Nanodelivery of natural isothiocyanates as a cancer therapeutic

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Natural isothiocyanates (ITCs) are phytochemicals abundant in cruciferous vegetables with the general structure, R–N=C=S. They are bioactive organosulfur compounds derived from the hydrolysis of glucosinolates by myrosinase. A significant number of isothiocyanates have been isolated from different plant sources that include broccoli, Brussels sprouts, cabbage, cauliflower, kale, mustard, wasabi, and watercress. Several ITCs have been demonstrated to possess significant pharmacological properties including: antioxidant, anti-inflammatory, anti-cancer and antimicrobial activities. Due to their chemopreventive effects on many types of cancer, ITCs have been regarded as a promising anti-cancer therapeutic agent without major toxicity concerns. However, their clinical application has been hindered by several factors including their low aqueous solubility, low bioavailability, instability as well as their hormetic effect. Moreover, the typical dietary uptake of ITCs consumed for promotion of good health may be far from their bioactive (or cytotoxic) dose necessary for cancer prevention and/or treatment. Nanotechnology is one of best options to attain enhanced efficacy and minimize hormetic effect for ITCs. Nanoformulation of ITCs leads to enhance stability of ITCs in plasma and emphasize on their chemopreventive effects. This review provides a summary of the potential bioactivities of ITCs, their mechanisms of action for the prevention and treatment of cancer, as well as the recent research progress in their nanodelivery strategies to enhance solubility, bioavailability, and anti-cancer efficacy.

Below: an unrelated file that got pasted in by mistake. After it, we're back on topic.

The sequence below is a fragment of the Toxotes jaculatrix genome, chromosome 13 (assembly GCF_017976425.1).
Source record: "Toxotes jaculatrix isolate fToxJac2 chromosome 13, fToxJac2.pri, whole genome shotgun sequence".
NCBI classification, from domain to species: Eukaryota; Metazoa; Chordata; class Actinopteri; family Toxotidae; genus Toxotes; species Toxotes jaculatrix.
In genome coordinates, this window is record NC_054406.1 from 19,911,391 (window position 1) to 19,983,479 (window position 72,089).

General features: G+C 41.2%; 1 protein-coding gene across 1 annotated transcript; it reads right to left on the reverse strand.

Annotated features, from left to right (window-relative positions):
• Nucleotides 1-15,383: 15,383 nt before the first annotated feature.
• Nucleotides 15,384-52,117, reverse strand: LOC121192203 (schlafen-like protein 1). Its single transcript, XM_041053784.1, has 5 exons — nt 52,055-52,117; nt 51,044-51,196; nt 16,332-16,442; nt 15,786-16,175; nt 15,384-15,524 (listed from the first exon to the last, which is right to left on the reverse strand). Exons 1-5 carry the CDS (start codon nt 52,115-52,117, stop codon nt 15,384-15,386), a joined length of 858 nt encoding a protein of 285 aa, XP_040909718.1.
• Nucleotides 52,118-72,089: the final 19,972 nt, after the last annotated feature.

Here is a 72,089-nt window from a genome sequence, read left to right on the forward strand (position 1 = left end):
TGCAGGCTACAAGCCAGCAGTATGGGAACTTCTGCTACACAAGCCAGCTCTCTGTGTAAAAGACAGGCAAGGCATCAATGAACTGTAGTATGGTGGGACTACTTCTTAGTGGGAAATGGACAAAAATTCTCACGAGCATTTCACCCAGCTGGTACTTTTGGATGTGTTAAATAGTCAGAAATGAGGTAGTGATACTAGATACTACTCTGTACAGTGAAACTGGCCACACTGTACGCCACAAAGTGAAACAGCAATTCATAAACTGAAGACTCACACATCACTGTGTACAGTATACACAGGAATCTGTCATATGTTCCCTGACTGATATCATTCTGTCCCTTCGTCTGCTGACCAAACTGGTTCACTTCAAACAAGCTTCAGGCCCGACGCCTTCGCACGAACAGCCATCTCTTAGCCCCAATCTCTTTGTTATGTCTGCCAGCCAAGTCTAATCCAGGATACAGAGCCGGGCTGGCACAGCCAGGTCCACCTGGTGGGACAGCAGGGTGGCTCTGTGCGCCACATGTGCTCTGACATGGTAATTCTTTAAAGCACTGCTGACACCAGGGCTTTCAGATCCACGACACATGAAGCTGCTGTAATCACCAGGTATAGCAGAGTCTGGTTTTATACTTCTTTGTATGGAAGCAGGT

Original languageEnglish
Pages (from-to)125-140
Number of pages16
JournalFree Radical Biology & Medicine
Early online date10 Mar 2021
Publication statusPublished - 1 May 2021


  • Allyl isothiocyanate
  • Apoptosis
  • Benzyl isothiocyanate
  • Cancer cells
  • Cancer therapeutic
  • Nanodelivery system
  • Nanoparticle
  • Natural isothiocyanates
  • Phenethyl isothiocyanate
  • Sulforaphane

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